Smiley is not perfect, but, he is appealing, and the strained situation with his wife always, if it does not make him relatable, then confirms that he is human. Smiley isn’t perfect, but  under the circumstances, and considering he is a le Carré character, he is as close as we’re going to see.

And, because I couldn’t resist, here is a picture of Daniel Craig:


Damn. Also, Oscar Issac in the new Star Wars film?! So excited.

Review: Mr Smith Goes To Washington

About six months ago I watched this little gem of a film and fell completely in love. I am currently trying to watch all the films on IMDB’s Top 250 list, which I know is really cheesy, but it has introduced me to some wonderful films I didn’t know existed, such as this!


It stars my favourite ‘Golden Age of Hollywood’ actor James Stewart. Before anything else, I have to admit one of the reasons I enjoyed this film so much is because of him. I love James Stewart. He brought an energy to every project he worked in and is simply likeable in everything he did, whether it be a grumpy photographer avoiding committing to Grace Kelly and suspects his neighbour of murder in Rear Window, or a man who may or may not be insane as he talks to his best friend, after who the movie Harvey is named, an invisible, 6ft tall bunny rabbit. I have yet to see Vertigo (for shame!), but even a film that I am not as enamoured with as everyone else seems to be, It’s a Wonderful Life, is made enjoyable because of him.

He plays Jefferson Smith a naïve, easy-going leader of a troop of boy rangers in an unnamed state in America. He’s well liked by the community and loved by the kids he leads. He is made a senator by group of corrupt officials, including the Governor and the other state senator, Senator Paine, as well as the man who controls them, Jim Taylor. They believe they can control him. They do not, however, understand how honest and good intentioned he is. Senator Paine doesn’t want to manipulate Smith more than is necessary – as a close friend to Smith’s deceased father, he is a father figure to Jeff and cares for him. He encourages Smith to create a bill of his own, not realising how it will affect his own corrupt plans. After Jefferson discovers Taylor and Paine’s corruption they turn against him, and he realises just how powerful these people are.


The supporting cast is fun and important, especially ‘Diz’, a journalist, and the President of the Senate. Stewart infuses Jeff Smith with a joy that is uninhibited and infectious. It permeates the film. He can’t believe how lucky he is to be in Washington, to see and discover this great city. As soon as he gets off the train he goes to see the sights, his favourite being the Lincoln Memorial. The shot of Smith standing at the foot of Lincoln’s statue looking up into the marble face, both of them captured in profile, is beautiful, as is the sequence of Smith, a little boy and his grandfather as the child reads Lincoln’s Gettysburg Address.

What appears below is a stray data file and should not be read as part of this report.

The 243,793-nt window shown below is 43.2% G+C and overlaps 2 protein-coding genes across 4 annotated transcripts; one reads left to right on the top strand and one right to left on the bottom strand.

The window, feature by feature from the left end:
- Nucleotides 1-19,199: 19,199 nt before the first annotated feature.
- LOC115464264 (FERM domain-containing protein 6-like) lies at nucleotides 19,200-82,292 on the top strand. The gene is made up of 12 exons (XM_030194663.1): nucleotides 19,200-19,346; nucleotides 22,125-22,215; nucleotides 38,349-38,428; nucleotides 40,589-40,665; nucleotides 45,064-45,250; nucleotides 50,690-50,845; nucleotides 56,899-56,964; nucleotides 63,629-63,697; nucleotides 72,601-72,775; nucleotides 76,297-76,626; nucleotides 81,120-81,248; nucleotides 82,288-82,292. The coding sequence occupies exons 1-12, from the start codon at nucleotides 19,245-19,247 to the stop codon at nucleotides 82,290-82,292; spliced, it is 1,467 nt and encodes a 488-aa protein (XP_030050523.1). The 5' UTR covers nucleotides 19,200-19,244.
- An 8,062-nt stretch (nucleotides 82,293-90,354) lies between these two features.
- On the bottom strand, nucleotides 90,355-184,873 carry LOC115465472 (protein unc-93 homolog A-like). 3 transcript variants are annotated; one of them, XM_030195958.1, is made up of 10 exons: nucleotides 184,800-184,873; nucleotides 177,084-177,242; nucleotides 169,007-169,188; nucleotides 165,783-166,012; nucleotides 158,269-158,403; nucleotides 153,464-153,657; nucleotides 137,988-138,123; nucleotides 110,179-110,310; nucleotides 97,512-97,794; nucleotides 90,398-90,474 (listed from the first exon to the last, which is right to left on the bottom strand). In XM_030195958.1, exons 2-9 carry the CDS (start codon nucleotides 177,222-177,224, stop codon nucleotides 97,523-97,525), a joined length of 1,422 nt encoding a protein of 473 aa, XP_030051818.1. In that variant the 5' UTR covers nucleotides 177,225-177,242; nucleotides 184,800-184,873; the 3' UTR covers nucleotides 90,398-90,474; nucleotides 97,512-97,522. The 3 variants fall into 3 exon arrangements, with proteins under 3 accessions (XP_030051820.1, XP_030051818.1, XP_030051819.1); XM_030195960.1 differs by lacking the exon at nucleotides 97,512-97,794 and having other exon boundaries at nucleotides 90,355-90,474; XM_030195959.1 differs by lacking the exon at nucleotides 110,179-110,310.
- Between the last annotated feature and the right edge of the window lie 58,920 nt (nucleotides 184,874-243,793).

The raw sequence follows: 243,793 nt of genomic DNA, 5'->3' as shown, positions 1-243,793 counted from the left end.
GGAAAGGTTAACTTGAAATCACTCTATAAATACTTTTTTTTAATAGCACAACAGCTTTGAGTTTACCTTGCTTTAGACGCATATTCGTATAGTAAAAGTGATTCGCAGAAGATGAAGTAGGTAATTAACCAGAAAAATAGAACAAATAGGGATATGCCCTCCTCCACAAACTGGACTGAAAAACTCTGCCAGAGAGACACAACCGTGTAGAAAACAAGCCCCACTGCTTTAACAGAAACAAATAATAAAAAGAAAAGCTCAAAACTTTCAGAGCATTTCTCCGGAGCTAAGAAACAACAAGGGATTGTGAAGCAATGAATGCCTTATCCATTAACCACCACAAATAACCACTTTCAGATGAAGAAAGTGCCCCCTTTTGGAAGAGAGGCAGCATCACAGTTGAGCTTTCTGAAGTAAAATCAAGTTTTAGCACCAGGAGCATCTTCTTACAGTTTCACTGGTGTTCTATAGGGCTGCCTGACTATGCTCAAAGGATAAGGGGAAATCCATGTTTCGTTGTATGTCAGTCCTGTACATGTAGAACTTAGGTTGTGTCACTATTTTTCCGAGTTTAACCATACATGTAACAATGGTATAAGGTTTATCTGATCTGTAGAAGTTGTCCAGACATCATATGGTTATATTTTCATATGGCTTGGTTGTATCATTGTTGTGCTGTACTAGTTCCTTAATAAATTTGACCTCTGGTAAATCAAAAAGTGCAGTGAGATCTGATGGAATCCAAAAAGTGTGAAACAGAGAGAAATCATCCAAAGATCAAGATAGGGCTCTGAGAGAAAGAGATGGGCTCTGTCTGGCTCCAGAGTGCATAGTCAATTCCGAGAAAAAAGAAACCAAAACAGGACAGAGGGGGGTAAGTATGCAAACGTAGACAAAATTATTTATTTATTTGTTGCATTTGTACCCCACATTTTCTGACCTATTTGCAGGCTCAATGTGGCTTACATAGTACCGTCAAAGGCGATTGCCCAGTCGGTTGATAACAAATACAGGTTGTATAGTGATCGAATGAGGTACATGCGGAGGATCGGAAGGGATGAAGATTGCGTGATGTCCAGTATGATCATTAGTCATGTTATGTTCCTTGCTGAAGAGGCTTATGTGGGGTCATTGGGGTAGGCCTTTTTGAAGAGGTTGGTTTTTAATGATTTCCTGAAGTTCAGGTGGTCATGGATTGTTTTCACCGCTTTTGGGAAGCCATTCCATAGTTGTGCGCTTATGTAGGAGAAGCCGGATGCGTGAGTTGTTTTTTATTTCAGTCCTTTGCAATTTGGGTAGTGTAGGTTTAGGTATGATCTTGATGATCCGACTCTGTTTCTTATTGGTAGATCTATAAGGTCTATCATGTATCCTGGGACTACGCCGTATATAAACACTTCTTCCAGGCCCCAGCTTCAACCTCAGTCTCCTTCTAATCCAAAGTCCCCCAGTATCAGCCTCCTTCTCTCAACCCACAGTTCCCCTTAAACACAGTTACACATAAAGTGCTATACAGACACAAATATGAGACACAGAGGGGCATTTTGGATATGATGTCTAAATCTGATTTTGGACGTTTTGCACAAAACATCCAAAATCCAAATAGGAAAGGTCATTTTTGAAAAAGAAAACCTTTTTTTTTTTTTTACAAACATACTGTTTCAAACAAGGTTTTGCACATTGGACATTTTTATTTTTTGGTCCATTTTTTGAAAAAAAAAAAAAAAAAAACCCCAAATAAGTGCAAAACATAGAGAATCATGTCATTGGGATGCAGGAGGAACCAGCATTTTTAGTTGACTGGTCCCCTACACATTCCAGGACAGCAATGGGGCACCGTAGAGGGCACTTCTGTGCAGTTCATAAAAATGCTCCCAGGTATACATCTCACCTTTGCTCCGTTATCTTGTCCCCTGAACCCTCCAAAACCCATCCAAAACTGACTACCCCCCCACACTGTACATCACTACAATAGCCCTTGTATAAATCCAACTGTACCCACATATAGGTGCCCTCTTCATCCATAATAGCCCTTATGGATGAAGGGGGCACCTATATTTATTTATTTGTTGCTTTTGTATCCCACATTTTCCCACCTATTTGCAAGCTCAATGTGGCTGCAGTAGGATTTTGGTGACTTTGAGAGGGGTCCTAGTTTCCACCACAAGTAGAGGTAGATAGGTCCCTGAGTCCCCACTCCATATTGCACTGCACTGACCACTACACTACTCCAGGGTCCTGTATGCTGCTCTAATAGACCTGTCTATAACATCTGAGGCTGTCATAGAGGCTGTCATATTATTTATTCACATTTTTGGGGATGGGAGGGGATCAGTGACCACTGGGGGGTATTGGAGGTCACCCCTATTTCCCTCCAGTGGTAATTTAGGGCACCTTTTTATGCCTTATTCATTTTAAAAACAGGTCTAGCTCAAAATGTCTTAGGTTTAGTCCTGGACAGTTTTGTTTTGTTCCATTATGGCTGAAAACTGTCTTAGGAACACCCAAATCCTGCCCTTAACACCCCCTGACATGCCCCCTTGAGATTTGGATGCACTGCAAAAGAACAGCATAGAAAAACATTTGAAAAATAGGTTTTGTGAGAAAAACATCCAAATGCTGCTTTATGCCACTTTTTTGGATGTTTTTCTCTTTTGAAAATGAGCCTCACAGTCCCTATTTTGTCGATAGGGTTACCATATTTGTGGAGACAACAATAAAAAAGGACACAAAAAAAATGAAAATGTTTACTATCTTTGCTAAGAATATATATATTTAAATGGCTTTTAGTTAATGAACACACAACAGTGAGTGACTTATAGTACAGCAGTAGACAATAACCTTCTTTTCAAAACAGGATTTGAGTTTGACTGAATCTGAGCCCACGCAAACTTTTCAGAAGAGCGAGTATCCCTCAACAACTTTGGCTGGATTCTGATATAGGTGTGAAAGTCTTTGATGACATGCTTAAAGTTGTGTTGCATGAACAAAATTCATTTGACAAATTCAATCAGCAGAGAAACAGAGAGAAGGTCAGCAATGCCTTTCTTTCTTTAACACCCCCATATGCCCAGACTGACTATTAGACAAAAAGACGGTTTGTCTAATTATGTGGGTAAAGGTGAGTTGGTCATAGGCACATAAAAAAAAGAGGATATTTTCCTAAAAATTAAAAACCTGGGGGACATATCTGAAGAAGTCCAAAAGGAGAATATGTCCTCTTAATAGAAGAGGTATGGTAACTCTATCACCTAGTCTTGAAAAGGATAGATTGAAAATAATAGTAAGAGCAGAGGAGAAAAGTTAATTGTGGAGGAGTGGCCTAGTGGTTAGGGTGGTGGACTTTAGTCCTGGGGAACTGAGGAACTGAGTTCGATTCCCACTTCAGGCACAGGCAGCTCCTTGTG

As the film progresses you can feel the loss of Smith’s joy as his enemies attack from all directions. His discovery that the man he idolised and trusted, Senator Paine, isn’t the man he thought he was hurts him and the viewer alike, and as you witness Jeff become steadily more broken, it breaks you too.


I have not yet mentioned another major character in the film as I felt she deserved some space devoted directly to her. For if James Stewart guaranteed that I would like this film, Jean Arthur’s character Saunders made me love it. She is his secretary and knows more about Washington than he probably ever will. She’s smart and sarcastic; if this film wasn’t both made and set in the 1930’s she would have been a senator herself rather than secretary to them. Cynical due to her surroundings Saunders falls for the idealistic Jeff. (But then, who wouldn’t? Of course, my bias towards James Stewart could be blinding my judgement.) The character is wonderful. Arthur allows her steely personality to be warm and not abrasive. Even when hurt she is strong and doesn’t fall to pieces – Smith relies on her far more than she relies on him, something rare in films even now. Funny and intelligent, she is a brilliant creation and makes the film for me.

This isn’t a pure comedy. It will break your heart (at least it broke mine) and cause you to question both those who are meant to lead us as well as the character of people in general. I would guess this is a film that would hold even more meaning if one were American (not being so, I can only speculate). It is funny, but there is more here than just laughs. It is bigger than that; it longs for more than to make you simply chuckle and that’s what makes it wonderful.